Table: Clinical and Diagnostic Findings of Primary Amenorrhea Etiologies


Thelarche (T)


Adrenarche (A)

FSH Müllerian Structures Other Findings
Gonadal dysfunction
  • T: Absent
  • A: Absent


  • Prepubertal appearance
Müllerian agenesis
  • T: Present
  • A: Present
Normal Absent
  • Associated with other urogenital anomalies
Obstructive vaginal anomaly
  • T: Present
  • A: Present
Normal Present
  • Cyclic pelvic pain
  • T: Absent
  • A: Absent
Low Present
  • Delayed bone age
  • Consistent family history
  • Resolves with time
  • T: Absent or delayed
  • A: Absent or delayed
Low Present
  • Delayed bone age
  • History of eating disorder or vigorous exercise
  • T: Present
  • A: Present
Normal Present
  • Hirsutism, acne
  • Polycystic ovaries on imaging
  • T: Present
  • A: Absent
Normal Absent
  • Well-developed breasts

T: thelarche, A: adrenarche, FSH: follicle-stimulating hormone, CDGP: constitutional delay of growth and puberty, FHA: functional hypothalamic amenorrhea, PCOS: polycystic ovary syndrome, CAIS: complete androgen insensitivity syndrome, US: ultrasound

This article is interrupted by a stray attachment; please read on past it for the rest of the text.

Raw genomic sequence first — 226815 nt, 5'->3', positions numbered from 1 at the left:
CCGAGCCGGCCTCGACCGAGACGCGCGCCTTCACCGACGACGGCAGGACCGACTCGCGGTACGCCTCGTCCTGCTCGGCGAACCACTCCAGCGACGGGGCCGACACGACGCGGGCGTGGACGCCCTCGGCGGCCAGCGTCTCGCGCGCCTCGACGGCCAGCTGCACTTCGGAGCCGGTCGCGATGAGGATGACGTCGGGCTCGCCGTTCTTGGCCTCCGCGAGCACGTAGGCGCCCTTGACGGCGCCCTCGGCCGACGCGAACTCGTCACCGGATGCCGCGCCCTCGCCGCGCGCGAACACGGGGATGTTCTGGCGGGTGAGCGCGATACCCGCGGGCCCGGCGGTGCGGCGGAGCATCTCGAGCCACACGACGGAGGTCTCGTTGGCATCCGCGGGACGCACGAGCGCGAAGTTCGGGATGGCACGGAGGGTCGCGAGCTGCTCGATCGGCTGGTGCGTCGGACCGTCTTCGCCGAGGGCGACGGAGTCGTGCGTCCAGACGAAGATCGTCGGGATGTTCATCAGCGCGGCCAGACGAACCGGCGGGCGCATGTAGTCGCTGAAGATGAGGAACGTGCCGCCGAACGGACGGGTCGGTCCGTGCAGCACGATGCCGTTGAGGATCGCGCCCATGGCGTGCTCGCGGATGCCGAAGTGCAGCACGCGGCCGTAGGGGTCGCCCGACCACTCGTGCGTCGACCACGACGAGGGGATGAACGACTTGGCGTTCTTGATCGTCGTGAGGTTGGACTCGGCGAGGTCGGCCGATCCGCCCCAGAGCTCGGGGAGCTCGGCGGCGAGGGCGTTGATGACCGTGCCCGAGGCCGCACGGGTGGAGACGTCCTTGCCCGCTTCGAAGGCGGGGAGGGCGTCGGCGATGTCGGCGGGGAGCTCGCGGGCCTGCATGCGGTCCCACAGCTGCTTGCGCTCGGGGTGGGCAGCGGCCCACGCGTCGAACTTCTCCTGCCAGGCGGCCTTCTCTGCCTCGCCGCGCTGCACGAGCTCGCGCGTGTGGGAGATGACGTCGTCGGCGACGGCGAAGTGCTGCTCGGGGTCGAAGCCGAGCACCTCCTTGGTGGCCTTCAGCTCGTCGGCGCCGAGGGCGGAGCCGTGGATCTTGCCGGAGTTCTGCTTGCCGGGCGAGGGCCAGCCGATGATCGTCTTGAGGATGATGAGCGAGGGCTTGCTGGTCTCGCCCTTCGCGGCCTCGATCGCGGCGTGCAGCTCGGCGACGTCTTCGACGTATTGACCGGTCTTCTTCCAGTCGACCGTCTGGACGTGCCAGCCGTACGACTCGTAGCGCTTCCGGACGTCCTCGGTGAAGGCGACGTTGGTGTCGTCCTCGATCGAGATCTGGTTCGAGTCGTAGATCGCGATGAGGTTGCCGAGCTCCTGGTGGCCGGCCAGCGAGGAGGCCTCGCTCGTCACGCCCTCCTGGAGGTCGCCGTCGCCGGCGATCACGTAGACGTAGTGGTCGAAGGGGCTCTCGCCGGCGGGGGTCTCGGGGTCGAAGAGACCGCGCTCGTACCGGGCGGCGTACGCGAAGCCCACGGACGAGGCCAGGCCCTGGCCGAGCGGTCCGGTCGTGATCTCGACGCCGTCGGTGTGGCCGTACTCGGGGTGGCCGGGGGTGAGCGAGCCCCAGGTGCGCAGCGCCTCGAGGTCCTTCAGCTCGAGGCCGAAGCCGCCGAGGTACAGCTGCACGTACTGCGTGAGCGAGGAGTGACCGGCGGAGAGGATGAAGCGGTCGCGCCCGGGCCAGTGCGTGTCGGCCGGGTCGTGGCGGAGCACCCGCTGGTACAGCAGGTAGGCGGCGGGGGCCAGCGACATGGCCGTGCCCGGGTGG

Treatment / Management

The management of primary amenorrhea should be directed at correcting the underlying etiology and preventing potential complications. Depending on the etiology, additional testing and monitoring are frequently indicated as well; a detailed discussion on specific management points for all of the various potential diagnoses is beyond the scope of this document.

Outflow Tract Abnormalities

Patients with some types of outflow obstructions (eg, imperforate hymen, cervical stenosis) can be treated with a surgical correction to relieve the obstruction. However, they may have residual issues, including endometriosis and pelvic adhesions due to the initial obstruction.[10][9] Individuals with congenital anomalies affecting vaginal length who desire receptive vaginal intercourse may consider various management options, including surgical techniques or conservative interventions (eg, vaginal dilators). Conservative management alone is successful in 90% to 96% of patients.[22] In patients with a Y chromosome and streak gonads, the gonads should be removed due to their high risk of malignancy.[36][37] Furthermore, all these patients should be referred to clinicians with the expertise and appropriate resources to obtain the desired results following a management plan determined through shared decision-making. Because of the psychological issues patients with congenital anomalies may have, they should also receive counseling and be provided information on available support groups.[38][39](A1)